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National Milk to push farm bill, trade issues

National Milk Producers Federation Chairman Randy Mooney and President and CEO Jerry Kozak told members of their organization this week that they are increasing pressure on Congress to pass a farm bill that will include the new dairy program the group has proposed.

“If the question in Washington is how to reform government programs and make them more effective, we have an answer: pass the 2012 farm bill," said Mooney, a Missouri dairy farmer, at the National Milk annual meeting in Lake Buena Vista, Fla., according to a news release Tuesday. “By not acting on this measure, Congress actually increases federal spending next year,” he said.

“We’re this close to getting it done,” Kozak added in a joint presentation with Mooney.

“To use a football analogy, we’re not just in the red zone, we’re first and goal,” Kozak said. “But great field position, even with the momentum that comes with a long drive, is not the same thing as putting points on the board. All our hard work, all of our compromises and meticulous planning – none of it matters unless we can finish the job.”

Mooney also noted that the group has been able to beat back challenges to the measure, which is now known as the Dairy Security Act.

“There have been repeated efforts to water it down, or strip out the market stabilization elements that help make it effective. Working with our allies in Washington, we’ve been able to defeat those challenges because they’re bad politics, bad policy, and in many cases, are being done in bad faith,” Mooney contended.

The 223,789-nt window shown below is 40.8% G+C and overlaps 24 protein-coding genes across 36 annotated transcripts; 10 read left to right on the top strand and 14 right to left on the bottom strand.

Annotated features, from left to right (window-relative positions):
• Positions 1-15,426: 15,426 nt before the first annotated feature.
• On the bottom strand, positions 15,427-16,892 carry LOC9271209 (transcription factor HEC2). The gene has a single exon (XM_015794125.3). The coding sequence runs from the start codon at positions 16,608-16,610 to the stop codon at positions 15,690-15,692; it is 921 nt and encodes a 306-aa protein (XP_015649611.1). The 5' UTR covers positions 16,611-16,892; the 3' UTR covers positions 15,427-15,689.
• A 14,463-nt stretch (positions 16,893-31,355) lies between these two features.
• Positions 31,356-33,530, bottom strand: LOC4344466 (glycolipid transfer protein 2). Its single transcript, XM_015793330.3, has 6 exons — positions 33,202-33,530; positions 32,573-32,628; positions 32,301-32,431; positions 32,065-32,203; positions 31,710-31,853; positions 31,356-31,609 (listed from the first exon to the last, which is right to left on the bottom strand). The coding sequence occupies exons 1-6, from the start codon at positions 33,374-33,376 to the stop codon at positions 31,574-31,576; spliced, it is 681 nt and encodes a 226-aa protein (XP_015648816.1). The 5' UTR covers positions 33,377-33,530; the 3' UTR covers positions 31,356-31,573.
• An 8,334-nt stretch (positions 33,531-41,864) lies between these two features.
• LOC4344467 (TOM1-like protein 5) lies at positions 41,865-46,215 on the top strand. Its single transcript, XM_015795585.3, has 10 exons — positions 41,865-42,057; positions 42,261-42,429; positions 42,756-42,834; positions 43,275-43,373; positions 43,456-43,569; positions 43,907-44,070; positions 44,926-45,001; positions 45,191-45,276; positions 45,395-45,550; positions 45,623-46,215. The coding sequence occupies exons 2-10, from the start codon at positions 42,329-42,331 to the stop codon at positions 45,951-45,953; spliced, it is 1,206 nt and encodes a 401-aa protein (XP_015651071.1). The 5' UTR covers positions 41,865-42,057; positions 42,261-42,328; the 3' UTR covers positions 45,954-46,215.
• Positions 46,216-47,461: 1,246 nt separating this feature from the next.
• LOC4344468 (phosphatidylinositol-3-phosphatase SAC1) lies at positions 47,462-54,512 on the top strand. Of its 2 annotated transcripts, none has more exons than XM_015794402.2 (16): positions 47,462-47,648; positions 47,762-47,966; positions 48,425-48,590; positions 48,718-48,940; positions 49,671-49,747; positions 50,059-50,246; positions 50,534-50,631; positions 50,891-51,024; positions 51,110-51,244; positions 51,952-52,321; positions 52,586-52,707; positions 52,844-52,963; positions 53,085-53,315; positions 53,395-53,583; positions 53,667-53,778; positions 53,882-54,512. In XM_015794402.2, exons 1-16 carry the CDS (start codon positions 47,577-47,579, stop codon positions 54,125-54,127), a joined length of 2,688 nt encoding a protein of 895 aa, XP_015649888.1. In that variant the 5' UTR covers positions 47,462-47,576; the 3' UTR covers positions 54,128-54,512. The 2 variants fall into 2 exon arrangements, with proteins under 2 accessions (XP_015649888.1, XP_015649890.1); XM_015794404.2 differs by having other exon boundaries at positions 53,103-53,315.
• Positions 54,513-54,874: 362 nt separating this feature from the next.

Mooney also said they want to use the Trans Pacific Partnership talks to try to expand exports “while also protecting against further encroachment from imports.”

Kozak said the goal in TPP is to increase exports to Canada without the agreement leading to increased imports from New Zealand.

“We’ll see if our northern neighbor will play ball on this,” Kozak said. “The second challenge is to make certain expanded dairy exports from New Zealand aren’t the primary net result of the TPP. New Zealand would like that to be the case, and we’ve stuck to our message that, given the unique market structure of New Zealand’s dairy sector, we can’t allow that to happen.”

Mooney and Kozak also noted that the use of names of dairy products of European origin poses challenges.

“It may seem crazy that fetas and parmesans made by U.S. dairy companies might not be able to use these names any more, but that’s definitely what the European Union is pushing to do with its trade deals,” Kozak said.

“For instance, any cheeses labeled as Asiago, Feta, Fontina, and Gorgonzola now sold in Korea can only come from Europe. And even though the U.S. just signed its own free trade deal with South Korea, we’re now subject to the cheese geographic indication restrictions written into the deal between the [European Union] and Korea.”

Mooney noted that the group has joined the Consortium for Common Food Names, which will try to rally farmers, manufacturers, and retailers of cheese, wines, fruits, and other consumer products that could also be affected by the EU campaign to establish international rules that a product would have to come from the place where they were first made to use the geographic name associated with it.